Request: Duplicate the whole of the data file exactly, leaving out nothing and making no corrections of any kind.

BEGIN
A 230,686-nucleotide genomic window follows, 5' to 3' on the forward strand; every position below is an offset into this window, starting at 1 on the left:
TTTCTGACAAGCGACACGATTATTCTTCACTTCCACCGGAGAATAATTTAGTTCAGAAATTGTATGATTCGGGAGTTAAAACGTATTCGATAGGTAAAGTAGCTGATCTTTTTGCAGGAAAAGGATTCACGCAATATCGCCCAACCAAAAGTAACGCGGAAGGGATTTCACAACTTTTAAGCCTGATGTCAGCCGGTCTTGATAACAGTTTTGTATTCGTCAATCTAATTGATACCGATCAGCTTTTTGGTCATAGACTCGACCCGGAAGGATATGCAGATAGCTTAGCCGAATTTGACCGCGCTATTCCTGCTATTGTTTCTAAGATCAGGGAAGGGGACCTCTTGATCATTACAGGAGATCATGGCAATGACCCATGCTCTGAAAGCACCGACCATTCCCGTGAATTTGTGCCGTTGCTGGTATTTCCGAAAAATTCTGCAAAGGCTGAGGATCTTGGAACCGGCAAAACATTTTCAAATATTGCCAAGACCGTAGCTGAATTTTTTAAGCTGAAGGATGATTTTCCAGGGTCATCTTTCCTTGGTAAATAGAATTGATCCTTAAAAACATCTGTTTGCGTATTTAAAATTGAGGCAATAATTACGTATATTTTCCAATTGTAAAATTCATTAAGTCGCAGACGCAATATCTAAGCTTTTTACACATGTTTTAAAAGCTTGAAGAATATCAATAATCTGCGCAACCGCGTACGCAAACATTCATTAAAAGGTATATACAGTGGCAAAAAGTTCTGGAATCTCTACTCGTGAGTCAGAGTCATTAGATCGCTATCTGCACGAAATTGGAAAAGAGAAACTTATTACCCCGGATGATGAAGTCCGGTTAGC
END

A 230,686-nucleotide genomic window follows, 5' to 3' on the forward strand; every position below is an offset into this window, starting at 1 on the left:
TTTCTGACAAGCGACACGATTATTCTTCACTTCCACCGGAGAATAATTTAGTTCAGAAATTGTATGATTCGGGAGTTAAAACGTATTCGATAGGTAAAGTAGCTGATCTTTTTGCAGGAAAAGGATTCACGCAATATCGCCCAACCAAAAGTAACGCGGAAGGGATTTCACAACTTTTAAGCCTGATGTCAGCCGGTCTTGATAACAGTTTTGTATTCGTCAATCTAATTGATACCGATCAGCTTTTTGGTCATAGACTCGACCCGGAAGGATATGCAGATAGCTTAGCCGAATTTGACCGCGCTATTCCTGCTATTGTTTCTAAGATCAGGGAAGGGGACCTCTTGATCATTACAGGAGATCATGGCAATGACCCATGCTCTGAAAGCACCGACCATTCCCGTGAATTTGTGCCGTTGCTGGTATTTCCGAAAAATTCTGCAAAGGCTGAGGATCTTGGAACCGGCAAAACATTTTCAAATATTGCCAAGACCGTAGCTGAATTTTTTAAGCTGAAGGATGATTTTCCAGGGTCATCTTTCCTTGGTAAATAGAATTGATCCTTAAAAACATCTGTTTGCGTATTTAAAATTGAGGCAATAATTACGTATATTTTCCAATTGTAAAATTCATTAAGTCGCAGACGCAATATCTAAGCTTTTTACACATGTTTTAAAAGCTTGAAGAATATCAATAATCTGCGCAACCGCGTACGCAAACATTCATTAAAAGGTATATACAGTGGCAAAAAGTTCTGGAATCTCTACTCGTGAGTCAGAGTCATTAGATCGCTATCTGCACGAAATTGGAAAAGAGAAACTTATTACCCCGGATGATGAAGTCCGGTTAGC